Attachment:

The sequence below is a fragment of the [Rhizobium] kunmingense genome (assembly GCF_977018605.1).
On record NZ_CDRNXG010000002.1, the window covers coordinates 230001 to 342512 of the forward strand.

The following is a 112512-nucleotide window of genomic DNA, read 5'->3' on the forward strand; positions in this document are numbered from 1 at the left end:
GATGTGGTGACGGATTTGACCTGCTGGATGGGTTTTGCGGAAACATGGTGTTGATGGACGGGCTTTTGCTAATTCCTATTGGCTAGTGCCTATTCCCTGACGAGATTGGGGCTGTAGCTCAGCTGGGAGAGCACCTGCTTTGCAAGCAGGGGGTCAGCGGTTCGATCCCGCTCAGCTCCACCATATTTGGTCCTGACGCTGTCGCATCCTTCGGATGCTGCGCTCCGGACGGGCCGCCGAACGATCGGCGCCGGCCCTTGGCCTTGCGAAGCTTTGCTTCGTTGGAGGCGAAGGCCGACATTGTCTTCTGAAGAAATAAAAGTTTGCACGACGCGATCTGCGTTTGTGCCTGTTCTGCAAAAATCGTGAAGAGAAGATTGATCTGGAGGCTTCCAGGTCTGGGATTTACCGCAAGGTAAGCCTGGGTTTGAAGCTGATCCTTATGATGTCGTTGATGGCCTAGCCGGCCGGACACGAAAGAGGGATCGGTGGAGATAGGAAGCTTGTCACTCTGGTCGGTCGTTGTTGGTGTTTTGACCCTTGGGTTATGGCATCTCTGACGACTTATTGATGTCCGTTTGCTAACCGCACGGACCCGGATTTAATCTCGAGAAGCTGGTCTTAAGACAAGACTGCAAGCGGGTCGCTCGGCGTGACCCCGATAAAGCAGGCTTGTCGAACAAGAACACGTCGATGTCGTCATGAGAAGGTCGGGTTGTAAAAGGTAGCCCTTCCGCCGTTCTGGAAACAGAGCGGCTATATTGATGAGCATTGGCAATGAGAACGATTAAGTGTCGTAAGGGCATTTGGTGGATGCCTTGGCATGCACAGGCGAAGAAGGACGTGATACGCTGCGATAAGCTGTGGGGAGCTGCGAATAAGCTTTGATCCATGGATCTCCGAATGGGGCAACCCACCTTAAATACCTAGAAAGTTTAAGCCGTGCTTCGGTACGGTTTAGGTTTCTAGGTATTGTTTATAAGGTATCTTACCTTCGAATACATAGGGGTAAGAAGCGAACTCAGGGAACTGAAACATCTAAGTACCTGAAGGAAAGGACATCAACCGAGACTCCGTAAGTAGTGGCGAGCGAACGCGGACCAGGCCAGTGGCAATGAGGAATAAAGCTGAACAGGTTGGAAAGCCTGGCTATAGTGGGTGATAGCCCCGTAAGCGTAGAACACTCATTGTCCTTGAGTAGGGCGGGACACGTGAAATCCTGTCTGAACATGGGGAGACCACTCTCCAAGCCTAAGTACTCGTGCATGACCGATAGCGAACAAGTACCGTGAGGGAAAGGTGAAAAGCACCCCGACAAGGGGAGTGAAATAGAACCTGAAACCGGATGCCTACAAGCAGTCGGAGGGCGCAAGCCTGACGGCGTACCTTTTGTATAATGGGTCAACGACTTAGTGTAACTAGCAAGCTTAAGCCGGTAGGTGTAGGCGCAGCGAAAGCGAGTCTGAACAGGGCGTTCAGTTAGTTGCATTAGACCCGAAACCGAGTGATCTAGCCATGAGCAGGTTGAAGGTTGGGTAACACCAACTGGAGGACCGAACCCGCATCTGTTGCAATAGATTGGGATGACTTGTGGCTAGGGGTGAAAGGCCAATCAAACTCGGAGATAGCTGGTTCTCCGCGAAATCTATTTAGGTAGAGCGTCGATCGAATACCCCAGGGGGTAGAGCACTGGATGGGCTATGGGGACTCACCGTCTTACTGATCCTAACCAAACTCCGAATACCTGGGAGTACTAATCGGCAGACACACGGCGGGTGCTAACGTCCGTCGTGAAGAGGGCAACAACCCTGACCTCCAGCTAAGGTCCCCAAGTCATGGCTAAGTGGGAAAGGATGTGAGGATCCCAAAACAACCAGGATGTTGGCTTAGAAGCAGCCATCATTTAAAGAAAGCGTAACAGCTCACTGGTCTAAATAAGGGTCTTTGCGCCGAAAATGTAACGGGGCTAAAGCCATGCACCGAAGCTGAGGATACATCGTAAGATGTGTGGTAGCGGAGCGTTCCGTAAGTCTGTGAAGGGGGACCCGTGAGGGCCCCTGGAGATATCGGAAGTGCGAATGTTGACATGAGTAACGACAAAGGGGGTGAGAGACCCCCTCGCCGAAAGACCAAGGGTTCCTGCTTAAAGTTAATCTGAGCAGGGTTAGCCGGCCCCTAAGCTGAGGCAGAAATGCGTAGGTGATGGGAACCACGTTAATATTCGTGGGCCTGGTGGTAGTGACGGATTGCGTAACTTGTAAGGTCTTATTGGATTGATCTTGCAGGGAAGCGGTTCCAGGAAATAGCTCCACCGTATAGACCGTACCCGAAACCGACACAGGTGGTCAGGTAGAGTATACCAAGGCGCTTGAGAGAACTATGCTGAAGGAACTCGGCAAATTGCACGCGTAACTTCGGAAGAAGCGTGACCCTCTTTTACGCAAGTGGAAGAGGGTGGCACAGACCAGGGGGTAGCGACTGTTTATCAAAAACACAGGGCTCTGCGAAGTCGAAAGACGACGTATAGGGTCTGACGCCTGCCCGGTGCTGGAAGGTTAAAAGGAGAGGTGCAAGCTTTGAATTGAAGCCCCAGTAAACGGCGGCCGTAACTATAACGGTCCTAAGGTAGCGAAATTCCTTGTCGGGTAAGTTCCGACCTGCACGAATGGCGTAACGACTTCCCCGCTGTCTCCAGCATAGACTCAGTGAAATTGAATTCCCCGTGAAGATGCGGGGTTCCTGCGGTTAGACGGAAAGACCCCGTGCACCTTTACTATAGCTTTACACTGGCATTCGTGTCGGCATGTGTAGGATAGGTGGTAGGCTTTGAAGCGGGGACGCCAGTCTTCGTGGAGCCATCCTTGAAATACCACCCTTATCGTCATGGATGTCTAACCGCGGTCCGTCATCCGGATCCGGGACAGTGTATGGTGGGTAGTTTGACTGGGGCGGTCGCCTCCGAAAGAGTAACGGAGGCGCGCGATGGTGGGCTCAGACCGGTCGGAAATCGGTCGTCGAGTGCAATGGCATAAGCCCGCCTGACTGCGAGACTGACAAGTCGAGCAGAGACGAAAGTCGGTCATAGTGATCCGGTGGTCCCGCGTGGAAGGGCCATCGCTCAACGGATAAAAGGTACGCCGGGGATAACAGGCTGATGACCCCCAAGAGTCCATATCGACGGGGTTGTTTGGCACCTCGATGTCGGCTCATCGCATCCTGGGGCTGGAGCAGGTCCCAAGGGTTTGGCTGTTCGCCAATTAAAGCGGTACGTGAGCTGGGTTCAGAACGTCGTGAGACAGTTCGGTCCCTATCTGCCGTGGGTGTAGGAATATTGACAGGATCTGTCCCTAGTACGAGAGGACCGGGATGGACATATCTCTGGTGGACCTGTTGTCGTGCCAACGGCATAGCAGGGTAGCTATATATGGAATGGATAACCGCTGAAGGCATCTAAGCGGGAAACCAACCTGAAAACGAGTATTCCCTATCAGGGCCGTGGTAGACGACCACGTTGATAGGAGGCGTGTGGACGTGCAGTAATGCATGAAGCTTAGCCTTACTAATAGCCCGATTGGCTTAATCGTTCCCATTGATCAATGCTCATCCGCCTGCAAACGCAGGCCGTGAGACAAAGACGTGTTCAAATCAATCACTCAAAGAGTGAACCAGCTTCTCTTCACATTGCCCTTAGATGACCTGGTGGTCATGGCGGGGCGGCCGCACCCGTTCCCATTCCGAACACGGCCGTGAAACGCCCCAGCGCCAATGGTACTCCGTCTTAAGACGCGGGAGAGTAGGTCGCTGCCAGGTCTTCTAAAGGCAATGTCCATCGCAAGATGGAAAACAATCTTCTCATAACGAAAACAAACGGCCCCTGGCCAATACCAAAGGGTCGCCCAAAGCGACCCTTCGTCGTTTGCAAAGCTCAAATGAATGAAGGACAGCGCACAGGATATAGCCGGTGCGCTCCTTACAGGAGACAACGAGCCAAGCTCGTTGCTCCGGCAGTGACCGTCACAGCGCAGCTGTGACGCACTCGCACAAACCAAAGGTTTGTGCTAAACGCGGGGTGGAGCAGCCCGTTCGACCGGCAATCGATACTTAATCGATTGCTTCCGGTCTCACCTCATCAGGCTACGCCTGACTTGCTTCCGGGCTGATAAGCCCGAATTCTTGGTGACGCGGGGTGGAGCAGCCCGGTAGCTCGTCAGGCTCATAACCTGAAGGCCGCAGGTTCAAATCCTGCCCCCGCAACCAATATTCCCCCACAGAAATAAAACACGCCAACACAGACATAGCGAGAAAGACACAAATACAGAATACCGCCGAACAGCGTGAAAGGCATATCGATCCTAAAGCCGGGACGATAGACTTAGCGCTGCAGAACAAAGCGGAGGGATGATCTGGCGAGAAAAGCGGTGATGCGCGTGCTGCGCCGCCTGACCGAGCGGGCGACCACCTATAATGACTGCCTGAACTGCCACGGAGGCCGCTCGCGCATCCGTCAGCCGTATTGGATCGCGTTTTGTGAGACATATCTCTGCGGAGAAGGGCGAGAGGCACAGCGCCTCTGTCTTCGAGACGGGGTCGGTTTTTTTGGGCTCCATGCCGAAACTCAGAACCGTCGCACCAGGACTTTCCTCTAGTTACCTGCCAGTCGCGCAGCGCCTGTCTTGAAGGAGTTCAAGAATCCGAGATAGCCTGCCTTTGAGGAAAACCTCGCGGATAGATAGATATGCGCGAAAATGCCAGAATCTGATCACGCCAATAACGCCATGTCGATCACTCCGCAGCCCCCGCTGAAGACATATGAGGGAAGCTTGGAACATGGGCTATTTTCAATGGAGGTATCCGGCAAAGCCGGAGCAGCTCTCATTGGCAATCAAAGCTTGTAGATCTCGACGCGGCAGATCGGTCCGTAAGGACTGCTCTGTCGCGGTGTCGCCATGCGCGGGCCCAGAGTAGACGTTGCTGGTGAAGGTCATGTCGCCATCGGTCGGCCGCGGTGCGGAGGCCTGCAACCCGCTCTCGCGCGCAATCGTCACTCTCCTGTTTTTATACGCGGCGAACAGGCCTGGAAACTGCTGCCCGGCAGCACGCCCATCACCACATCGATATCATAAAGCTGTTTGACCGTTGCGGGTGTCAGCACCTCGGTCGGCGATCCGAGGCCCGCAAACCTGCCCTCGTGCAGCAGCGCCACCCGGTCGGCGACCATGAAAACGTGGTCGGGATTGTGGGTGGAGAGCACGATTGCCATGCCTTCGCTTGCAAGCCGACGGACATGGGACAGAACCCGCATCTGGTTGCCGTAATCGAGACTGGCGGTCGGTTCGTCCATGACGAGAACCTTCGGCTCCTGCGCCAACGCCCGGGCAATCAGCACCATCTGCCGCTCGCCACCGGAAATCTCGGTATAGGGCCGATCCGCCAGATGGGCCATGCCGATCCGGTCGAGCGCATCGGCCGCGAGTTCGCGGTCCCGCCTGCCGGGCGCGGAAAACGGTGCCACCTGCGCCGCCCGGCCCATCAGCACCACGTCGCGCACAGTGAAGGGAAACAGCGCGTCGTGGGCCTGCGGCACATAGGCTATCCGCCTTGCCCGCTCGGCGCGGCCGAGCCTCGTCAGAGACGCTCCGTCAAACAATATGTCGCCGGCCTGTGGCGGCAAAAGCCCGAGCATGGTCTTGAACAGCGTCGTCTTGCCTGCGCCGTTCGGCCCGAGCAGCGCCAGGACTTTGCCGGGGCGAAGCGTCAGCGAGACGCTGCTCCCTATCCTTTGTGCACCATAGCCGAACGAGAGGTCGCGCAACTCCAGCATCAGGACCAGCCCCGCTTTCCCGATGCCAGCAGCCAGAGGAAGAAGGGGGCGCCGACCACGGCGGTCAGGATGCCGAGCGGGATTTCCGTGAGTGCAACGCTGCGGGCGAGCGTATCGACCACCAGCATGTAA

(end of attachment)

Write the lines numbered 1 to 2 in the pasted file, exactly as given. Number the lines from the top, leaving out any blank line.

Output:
The sequence below is a fragment of the [Rhizobium] kunmingense genome (assembly GCF_977018605.1).
On record NZ_CDRNXG010000002.1, the window covers coordinates 230001 to 342512 of the forward strand.